We all had hiccups at one point or another. While hiccups usually go away on their own, they can sometimes be very bothersome as they can interfere with speaking, eating, or discomfort.
From eating a spoonful of sugar to a glass water At once there are many ways to stop the hiccups. But which of them really work?
There is no scientifically based data on the effectiveness of these home remedies. Most of them, however, rely on centuries of anecdotal evidence. Most of these tricks stimulate your vagus (phrenic nerve), which is connected to your diaphragm.
Before we get into the long list of remedies and tricks for hiccups, let’s first understand what causes hiccups.
Causes of Hiccups
Hiccups occur when your diaphragm involuntarily begins to cramp. The diaphragm is the large muscle that helps you breathe in and out. When it cramps, you suddenly inhale and your vocal cords snap shut, resulting in a distinctive sound. Lifestyle factors that cause hiccups include eating too much or too fast, carbonated drinks, spicy foods, stress, and excitement. Alcohol, exposure to rapid changes in temperature.
Note: If you have hiccups for more than 48 hours, you must consult your doctor immediately. This can be a sign of an underlying health condition.
Drink ice water
Slowly sipping ice water can stimulate the vagus nerve and give you relief.
Drink from the opposite side of the glass
It may sound funny, but putting the edge of the glass under your chin and drinking water from the other side of the glass can help you get rid of the hiccups.
Drink a glass of warm water
It is said that drinking a glass of warm water at a time can help stop hiccups. This is one of the most common remedies for hiccups.
Drink water from a handkerchief or towel
For this you need an absolutely clean towel / handkerchief. Cover a glass of water with a towel or handkerchief and drink the water through.
Suck on an ice cube
Take a medium-sized ice cube and suck on it until it shrinks to a reasonable size. Once it has shrunk, you can swallow it.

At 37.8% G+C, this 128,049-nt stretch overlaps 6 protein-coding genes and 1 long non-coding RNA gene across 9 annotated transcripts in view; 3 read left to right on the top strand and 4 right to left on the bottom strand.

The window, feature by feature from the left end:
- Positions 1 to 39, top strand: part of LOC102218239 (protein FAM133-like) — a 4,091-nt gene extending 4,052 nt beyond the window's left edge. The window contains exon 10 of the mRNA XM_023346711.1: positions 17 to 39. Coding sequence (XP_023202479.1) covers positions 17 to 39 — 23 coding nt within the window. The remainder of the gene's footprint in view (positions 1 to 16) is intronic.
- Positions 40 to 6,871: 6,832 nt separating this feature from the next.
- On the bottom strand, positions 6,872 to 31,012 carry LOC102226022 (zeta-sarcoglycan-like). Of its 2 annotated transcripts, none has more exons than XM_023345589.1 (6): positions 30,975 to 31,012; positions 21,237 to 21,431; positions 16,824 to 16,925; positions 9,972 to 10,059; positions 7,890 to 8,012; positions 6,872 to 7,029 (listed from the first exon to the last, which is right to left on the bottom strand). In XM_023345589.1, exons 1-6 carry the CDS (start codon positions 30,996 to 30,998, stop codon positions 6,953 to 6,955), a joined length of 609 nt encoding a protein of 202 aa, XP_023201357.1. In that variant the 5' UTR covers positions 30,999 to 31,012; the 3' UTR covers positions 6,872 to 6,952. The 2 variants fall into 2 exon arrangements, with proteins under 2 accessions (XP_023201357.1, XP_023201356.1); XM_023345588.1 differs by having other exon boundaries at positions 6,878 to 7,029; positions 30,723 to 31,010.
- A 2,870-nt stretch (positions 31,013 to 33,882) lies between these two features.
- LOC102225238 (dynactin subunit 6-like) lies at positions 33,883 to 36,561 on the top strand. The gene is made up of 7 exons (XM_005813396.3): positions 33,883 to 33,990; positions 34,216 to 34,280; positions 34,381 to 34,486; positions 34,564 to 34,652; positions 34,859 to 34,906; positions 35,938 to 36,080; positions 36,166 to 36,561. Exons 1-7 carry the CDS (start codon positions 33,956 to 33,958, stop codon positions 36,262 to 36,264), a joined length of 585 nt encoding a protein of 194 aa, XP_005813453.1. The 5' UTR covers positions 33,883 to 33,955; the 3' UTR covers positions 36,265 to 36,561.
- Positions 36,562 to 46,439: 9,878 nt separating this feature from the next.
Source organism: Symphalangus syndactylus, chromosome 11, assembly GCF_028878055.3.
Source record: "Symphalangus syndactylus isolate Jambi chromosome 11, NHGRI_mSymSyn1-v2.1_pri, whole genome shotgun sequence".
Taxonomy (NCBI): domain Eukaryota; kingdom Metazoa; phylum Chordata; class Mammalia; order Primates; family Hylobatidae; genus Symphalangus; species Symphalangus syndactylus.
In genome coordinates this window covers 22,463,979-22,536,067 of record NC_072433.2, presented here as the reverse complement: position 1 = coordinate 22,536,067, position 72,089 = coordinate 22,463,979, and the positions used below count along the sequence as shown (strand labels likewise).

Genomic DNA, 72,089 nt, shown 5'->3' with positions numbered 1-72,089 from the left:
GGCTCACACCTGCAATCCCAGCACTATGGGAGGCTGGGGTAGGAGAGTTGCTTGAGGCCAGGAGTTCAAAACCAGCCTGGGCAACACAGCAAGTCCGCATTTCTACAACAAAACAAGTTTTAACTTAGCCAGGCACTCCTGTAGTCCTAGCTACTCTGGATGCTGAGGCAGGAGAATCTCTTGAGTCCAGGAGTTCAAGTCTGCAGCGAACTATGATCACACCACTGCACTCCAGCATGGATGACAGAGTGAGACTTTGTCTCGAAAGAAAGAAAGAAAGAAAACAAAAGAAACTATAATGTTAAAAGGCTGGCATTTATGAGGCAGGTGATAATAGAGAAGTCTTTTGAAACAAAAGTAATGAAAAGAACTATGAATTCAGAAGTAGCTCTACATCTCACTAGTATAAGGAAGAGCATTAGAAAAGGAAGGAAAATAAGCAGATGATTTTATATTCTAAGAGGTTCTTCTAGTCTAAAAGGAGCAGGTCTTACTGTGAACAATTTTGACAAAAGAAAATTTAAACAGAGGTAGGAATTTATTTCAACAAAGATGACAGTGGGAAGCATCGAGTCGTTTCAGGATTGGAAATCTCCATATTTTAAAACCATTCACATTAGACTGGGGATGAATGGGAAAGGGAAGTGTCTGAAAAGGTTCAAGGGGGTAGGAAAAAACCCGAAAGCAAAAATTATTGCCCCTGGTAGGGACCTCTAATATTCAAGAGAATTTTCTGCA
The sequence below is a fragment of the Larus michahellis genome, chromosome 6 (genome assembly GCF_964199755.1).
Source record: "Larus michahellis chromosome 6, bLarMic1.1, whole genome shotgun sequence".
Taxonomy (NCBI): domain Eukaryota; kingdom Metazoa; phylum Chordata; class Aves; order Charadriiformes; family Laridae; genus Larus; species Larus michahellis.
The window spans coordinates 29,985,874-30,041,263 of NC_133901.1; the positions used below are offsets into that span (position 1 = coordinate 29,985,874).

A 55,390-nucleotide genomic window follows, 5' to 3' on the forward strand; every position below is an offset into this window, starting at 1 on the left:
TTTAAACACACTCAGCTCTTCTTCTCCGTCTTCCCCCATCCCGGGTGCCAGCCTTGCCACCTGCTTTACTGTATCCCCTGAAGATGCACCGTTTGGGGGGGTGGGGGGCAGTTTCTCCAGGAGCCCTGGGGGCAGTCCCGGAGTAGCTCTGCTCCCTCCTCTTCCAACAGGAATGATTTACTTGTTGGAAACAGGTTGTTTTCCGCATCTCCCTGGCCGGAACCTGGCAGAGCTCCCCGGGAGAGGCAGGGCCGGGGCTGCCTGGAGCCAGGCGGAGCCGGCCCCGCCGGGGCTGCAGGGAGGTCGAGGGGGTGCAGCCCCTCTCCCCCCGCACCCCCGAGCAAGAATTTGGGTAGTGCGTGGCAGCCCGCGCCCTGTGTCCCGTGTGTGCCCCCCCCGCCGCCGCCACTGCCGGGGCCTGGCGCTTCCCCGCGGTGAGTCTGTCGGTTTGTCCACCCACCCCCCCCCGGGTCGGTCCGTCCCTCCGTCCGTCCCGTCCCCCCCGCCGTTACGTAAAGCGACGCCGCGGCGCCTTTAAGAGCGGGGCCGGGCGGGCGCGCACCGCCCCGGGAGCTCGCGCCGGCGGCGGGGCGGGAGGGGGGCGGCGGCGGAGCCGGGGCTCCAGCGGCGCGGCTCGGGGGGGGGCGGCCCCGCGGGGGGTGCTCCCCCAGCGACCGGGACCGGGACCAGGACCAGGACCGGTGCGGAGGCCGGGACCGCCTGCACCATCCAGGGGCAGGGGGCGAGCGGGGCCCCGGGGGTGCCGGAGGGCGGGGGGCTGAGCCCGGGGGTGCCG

Gargle with ice water
This may sound strange as gargle is associated with warm water in most cases. However, to avoid hiccups, you can try gargling ice water for 30 seconds and repeat if you don’t get relief by doing it once.
Eat a teaspoon of sugar
A teaspoon of sugar sounds like a lot of calories, but it can actually help you get rid of hiccups. Take a teaspoon of sugar and chew it, then drink a glass of water.
Take a thin slice of lemon and add a little salt. Suck on it for a while, then rinse your mouth out with clean water to protect your teeth from the effects of citric acid.
Drink a drop of vinegar
While it may taste awful, just a tiny drop of vinegar on your tongue can help you get rid of those not-so-nice hiccups.
Remedies proven by studies
Have an orgasm
In one case study, a man had hiccups for four days and they stopped immediately after orgasm.
Another case study found that a man with persistent hiccups got immediate relief after receiving a rectal massage. You can use a rubber glove with lubricant to perform the massage.
Pressure points remedy
Squeeze your palm
Use your thumb to apply pressure to the palm of your other hand. Make sure the pressure is not too high or too low.
Press down on your diaphragm
Your diaphragm separates your lungs from your stomach. Use your hand to apply pressure to the area just below your sternum.
Close your nose
Try drinking a glass of water by pinching and closing your nose with your fingers.
Put your tongue on
Pulling your tongue stimulates the nerves and muscles in your throat. To do this, take the tip of your tongue and gently pull it forward two or three times.
Massage the carotid artery
The carotid artery is on either side of your neck. It is the nerve you feel when you feel your pulse by touching your neck. To massage it, lie down, turn your head to the left, and massage the artery on the right in circular motions for 5-10 seconds. Repeat the same on the left.
You can disrupt the hiccups by breathing slowly. Inhale to five and exhale to five.
Hold your breath
Inhale deeply and hold your breath for 10-15 seconds, then exhale slowly. Repeat until you feel relaxed.
Hug your knees
Sit comfortably in a chair. Now bring your knees to your chest and hold the position for about a minute or two.
Compress your chest
Sit on a chair or floor and bend forward by squeezing your chest, which puts pressure on your diaphragm.